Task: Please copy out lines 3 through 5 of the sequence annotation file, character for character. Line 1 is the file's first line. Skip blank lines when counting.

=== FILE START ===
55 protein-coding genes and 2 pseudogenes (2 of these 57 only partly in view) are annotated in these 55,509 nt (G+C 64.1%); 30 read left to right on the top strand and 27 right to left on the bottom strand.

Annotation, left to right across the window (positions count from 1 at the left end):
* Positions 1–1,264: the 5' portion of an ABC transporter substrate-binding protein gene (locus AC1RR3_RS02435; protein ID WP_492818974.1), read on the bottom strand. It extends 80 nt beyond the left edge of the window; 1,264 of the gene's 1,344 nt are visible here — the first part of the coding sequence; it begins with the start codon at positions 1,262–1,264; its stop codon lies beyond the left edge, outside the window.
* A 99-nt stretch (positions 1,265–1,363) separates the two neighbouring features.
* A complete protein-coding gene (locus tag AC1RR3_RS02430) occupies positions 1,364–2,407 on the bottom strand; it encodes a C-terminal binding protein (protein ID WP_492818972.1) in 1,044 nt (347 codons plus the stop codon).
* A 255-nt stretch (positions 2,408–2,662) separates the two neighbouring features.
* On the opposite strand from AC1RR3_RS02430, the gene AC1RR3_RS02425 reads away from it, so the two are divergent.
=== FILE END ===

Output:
* Positions 1–1,264: the 5' portion of an ABC transporter substrate-binding protein gene (locus AC1RR3_RS02435; protein ID WP_492818974.1), read on the bottom strand. It extends 80 nt beyond the left edge of the window; 1,264 of the gene's 1,344 nt are visible here — the first part of the coding sequence; it begins with the start codon at positions 1,262–1,264; its stop codon lies beyond the left edge, outside the window.
* A 99-nt stretch (positions 1,265–1,363) separates the two neighbouring features.
* A complete protein-coding gene (locus tag AC1RR3_RS02430) occupies positions 1,364–2,407 on the bottom strand; it encodes a C-terminal binding protein (protein ID WP_492818972.1) in 1,044 nt (347 codons plus the stop codon).